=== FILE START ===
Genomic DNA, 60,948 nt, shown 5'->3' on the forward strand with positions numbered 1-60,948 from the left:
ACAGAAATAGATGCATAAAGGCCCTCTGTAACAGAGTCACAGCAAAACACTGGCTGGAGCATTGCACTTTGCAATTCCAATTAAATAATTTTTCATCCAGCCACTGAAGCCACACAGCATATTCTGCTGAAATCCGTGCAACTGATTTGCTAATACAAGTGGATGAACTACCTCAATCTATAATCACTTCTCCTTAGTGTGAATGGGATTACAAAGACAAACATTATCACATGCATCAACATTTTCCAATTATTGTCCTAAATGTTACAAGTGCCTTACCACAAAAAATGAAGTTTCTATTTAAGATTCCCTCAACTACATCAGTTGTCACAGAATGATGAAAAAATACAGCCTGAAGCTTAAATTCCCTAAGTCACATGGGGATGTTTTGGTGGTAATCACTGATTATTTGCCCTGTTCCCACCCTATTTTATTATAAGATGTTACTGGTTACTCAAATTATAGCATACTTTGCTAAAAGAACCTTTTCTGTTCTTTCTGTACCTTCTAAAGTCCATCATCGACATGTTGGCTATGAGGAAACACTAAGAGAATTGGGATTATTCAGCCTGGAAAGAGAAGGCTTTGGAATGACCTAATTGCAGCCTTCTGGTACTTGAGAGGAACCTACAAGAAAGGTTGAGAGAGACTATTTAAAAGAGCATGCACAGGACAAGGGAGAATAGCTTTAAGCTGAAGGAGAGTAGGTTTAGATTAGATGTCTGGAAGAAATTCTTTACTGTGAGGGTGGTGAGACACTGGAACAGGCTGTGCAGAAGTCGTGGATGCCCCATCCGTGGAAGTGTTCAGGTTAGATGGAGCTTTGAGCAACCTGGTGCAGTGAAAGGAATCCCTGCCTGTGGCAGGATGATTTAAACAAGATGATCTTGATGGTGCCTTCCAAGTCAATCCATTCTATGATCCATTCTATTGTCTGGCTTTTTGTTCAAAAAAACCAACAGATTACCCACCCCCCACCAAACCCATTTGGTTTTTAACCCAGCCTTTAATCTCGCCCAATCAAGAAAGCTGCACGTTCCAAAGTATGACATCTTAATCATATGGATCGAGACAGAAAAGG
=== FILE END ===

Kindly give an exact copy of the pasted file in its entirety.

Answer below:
Genomic DNA, 60,948 nt, shown 5'->3' on the forward strand with positions numbered 1-60,948 from the left:
ACAGAAATAGATGCATAAAGGCCCTCTGTAACAGAGTCACAGCAAAACACTGGCTGGAGCATTGCACTTTGCAATTCCAATTAAATAATTTTTCATCCAGCCACTGAAGCCACACAGCATATTCTGCTGAAATCCGTGCAACTGATTTGCTAATACAAGTGGATGAACTACCTCAATCTATAATCACTTCTCCTTAGTGTGAATGGGATTACAAAGACAAACATTATCACATGCATCAACATTTTCCAATTATTGTCCTAAATGTTACAAGTGCCTTACCACAAAAAATGAAGTTTCTATTTAAGATTCCCTCAACTACATCAGTTGTCACAGAATGATGAAAAAATACAGCCTGAAGCTTAAATTCCCTAAGTCACATGGGGATGTTTTGGTGGTAATCACTGATTATTTGCCCTGTTCCCACCCTATTTTATTATAAGATGTTACTGGTTACTCAAATTATAGCATACTTTGCTAAAAGAACCTTTTCTGTTCTTTCTGTACCTTCTAAAGTCCATCATCGACATGTTGGCTATGAGGAAACACTAAGAGAATTGGGATTATTCAGCCTGGAAAGAGAAGGCTTTGGAATGACCTAATTGCAGCCTTCTGGTACTTGAGAGGAACCTACAAGAAAGGTTGAGAGAGACTATTTAAAAGAGCATGCACAGGACAAGGGAGAATAGCTTTAAGCTGAAGGAGAGTAGGTTTAGATTAGATGTCTGGAAGAAATTCTTTACTGTGAGGGTGGTGAGACACTGGAACAGGCTGTGCAGAAGTCGTGGATGCCCCATCCGTGGAAGTGTTCAGGTTAGATGGAGCTTTGAGCAACCTGGTGCAGTGAAAGGAATCCCTGCCTGTGGCAGGATGATTTAAACAAGATGATCTTGATGGTGCCTTCCAAGTCAATCCATTCTATGATCCATTCTATTGTCTGGCTTTTTGTTCAAAAAAACCAACAGATTACCCACCCCCCACCAAACCCATTTGGTTTTTAACCCAGCCTTTAATCTCGCCCAATCAAGAAAGCTGCACGTTCCAAAGTATGACATCTTAATCATATGGATCGAGACAGAAAAGG